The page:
Boris Johnson defends tough England Covid-19 tiers to buy time for vaccines

Mr Boris Johnson is seeking to convince Tory MPs to back his plans in a key vote on Tuesday. PHOTO: AFP

LONDON (BLOOMBERG)- Boris Johnson defended the "tough" coronavirus rules facing most of England when a national lockdown ends this week, and said he hopes a vaccine will be approved before Christmas to help end curbs that have triggered anger in his Conservative Party.

"I know that lots of people think that they are in the wrong tier and I understand people's frustration," the prime minister said in a pooled television interview on Monday (Nov 30), ahead of England's return to a three-tier regional system of rules on Wednesday.

"The tiering system is tough, but it's designed to be tough and to keep it under control."

Johnson is seeking to convince Tory MPs to back his plans in a key vote on Tuesday, amid reports that as many as 100 may rebel because they say the new rules are too tough.

While the measures are likely to be approved after the opposition Labour Party said it will abstain, a big rebellion would embarrass the premier and highlight his conflict with a growing number of his own party.

Health Secretary Matt Hancock urged MPs to back the new rules to build on the success of the four week lockdown, which he said had got the virus "back under control" and resulted in a 30% fall in the number of cases in the past week.

"It is the best way to avoid a third lockdown, and it is the most proportionate way to take the action that we need to keep people safe," Hancock told a televised press briefing later on Monday.

"While we can let up a little, we can't afford to let up a lot."

In a bid to calm the potential rebels, ministers published a 48-page document on Monday analysing the health, economic and social effects of the tiering system. But there was little of the detail demanded by Tory MPs on how the new rules will change the economic picture in comparison to alternative approaches.

The analysis acknowledged "major impacts on the economy and public finances" as a result of curbs so far, but said "it is not possible to forecast with confidence the precise impact of a specific change to a specific restriction."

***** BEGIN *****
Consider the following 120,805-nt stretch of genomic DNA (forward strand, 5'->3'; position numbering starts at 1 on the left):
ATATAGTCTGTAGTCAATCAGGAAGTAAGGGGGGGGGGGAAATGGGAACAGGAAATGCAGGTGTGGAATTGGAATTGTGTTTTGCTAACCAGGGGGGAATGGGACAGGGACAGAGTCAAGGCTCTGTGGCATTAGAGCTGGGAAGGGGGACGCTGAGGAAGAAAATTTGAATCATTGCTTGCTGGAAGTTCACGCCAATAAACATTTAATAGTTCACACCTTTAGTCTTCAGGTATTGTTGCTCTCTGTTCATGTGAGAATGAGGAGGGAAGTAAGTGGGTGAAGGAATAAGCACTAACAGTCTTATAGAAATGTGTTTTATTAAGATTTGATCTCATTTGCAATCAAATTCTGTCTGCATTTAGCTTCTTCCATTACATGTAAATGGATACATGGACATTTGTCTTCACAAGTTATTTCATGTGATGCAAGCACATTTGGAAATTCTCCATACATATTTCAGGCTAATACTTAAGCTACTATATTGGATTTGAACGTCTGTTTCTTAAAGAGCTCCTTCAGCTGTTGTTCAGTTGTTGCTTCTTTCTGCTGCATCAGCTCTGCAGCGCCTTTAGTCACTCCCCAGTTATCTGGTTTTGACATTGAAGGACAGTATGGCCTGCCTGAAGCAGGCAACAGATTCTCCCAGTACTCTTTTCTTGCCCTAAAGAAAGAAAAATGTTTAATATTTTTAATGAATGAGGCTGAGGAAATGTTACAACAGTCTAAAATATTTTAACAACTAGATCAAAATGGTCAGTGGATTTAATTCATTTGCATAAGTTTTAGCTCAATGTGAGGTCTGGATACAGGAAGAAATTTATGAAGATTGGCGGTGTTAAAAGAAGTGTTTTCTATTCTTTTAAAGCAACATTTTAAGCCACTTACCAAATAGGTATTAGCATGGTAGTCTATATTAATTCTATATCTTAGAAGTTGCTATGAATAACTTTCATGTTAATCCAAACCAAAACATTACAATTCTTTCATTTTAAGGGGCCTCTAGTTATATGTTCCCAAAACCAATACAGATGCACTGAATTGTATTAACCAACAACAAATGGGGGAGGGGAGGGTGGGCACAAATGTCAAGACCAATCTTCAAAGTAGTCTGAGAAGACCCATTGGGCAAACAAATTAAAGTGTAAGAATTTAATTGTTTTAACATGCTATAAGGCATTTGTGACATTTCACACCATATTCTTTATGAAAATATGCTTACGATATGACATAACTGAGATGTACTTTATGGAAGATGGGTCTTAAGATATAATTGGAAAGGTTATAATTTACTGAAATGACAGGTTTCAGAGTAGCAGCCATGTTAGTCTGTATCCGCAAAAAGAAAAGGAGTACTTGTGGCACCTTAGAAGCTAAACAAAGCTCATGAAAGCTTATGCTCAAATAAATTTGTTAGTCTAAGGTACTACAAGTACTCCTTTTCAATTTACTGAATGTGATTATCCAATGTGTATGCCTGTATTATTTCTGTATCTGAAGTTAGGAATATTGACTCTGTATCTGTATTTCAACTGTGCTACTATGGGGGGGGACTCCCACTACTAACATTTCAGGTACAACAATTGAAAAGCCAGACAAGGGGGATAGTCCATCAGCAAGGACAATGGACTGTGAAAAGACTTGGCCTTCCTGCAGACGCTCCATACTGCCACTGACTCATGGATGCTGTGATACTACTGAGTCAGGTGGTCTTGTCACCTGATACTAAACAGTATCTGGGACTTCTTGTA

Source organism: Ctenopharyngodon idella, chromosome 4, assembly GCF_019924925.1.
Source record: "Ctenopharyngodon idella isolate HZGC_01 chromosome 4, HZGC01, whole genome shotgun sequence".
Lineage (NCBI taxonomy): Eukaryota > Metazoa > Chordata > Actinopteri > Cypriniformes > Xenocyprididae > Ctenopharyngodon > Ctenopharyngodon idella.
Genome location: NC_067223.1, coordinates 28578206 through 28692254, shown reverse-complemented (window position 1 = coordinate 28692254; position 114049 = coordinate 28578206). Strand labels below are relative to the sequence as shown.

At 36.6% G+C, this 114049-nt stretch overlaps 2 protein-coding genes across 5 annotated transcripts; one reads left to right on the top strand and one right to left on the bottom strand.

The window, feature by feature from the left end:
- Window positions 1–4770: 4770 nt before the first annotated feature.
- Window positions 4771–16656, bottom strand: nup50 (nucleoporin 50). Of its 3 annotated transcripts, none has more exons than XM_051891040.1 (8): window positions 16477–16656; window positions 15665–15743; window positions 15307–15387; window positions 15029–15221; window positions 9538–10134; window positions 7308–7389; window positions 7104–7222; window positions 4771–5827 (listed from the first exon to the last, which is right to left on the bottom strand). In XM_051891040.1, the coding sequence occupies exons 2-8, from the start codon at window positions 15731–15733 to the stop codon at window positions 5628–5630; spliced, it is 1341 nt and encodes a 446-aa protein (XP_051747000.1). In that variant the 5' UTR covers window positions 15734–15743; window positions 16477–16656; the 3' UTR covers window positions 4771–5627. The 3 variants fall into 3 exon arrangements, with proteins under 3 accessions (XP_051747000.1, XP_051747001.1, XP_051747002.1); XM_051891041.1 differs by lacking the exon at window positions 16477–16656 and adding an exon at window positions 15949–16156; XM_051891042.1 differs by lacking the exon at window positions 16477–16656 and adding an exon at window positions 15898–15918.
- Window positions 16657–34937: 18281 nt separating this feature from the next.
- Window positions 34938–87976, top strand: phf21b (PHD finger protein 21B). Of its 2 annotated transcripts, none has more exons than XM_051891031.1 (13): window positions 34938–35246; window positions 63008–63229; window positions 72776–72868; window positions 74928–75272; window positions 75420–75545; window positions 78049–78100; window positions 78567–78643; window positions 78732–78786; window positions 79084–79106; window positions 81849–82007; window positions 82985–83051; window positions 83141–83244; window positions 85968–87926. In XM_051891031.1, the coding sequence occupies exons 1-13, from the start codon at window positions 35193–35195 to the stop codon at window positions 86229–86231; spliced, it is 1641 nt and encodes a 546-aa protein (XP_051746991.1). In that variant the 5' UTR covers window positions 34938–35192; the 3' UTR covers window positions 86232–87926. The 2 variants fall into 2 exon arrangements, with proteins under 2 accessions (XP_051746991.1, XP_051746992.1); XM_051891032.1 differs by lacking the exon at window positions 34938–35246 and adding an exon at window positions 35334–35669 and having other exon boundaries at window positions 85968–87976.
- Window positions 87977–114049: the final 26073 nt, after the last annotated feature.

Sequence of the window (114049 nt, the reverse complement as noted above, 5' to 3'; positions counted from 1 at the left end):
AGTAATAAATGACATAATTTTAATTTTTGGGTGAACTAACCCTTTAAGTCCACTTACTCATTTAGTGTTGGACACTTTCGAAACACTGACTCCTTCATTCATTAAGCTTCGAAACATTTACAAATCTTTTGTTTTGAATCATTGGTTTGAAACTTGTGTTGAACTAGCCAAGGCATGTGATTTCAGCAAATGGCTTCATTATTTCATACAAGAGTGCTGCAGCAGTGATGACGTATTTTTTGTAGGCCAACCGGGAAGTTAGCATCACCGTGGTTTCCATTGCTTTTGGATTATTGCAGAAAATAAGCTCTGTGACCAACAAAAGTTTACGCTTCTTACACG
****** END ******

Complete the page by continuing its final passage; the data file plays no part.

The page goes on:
The authors emphasised the consequences of not bearing down on the virus, saying that without "tough" measures, the transmission rate would spiral "significantly," leading to exponential growth.

'Cost to Society'

"It is an inescapable fact that exponential growth leads to a situation where the NHS would become overwhelmed and there would be insufficient capacity for those patients most critically in need of it," the document said.

"The corresponding cost to society of higher death rates is not one that any government or country would willingly tolerate."

Mel Stride, the chairman of the House of Commons Treasury Committee who wrote to Chancellor of the Exchequer Rishi Sunak on Nov 3 to ask for the analysis, was not impressed. He accused ministers of recycling the forecasts produced by the Office for Budget Responsibility for last week's Spending Review.

"With little over 24 hours until MPs vote on the new tiered system, this rehashed document offers very little further in economic terms other than that which the OBR published last week," the Tory lawmaker said in a statement.

"Those looking for additional economic analysis of the new tiered system will struggle to find it in this document." While MPs argued about the latest restrictions in England, Welsh First Minister Mark Drakeford announced that from Friday Welsh pubs and restaurants will have to close at 6pm and will be banned from serving alcohol. Indoor entertainment venues will also have to close to stem the spread of the virus, Drakeford told a news conference.

Ministers hope the prompt roll-out of a vaccine could help a revival of the UK economy, particularly the beleaguered hospitality and entertainment industries which have been battered by restrictions imposed to stop the spread of the virus.

No vaccine has yet been approved but the UK regulator is reviewing data from Pfizer Inc. and BioNTech SE, as well as AstraZeneca and Oxford University.

Johnson said a vaccine could be available "in just a few weeks," adding: "This could - and I stress could - really be the salvation for humanity."

Earlier, Vaccines Minister Nadhim Zahawi said restaurants, bars and entertainment venues in the UK could require people to provide proof they have been vaccinated before they are allowed in. It's likely venues will use technology similar to the Covid-19 contact-tracing app to check if customers have had the shot, Zahawi told BBC radio.

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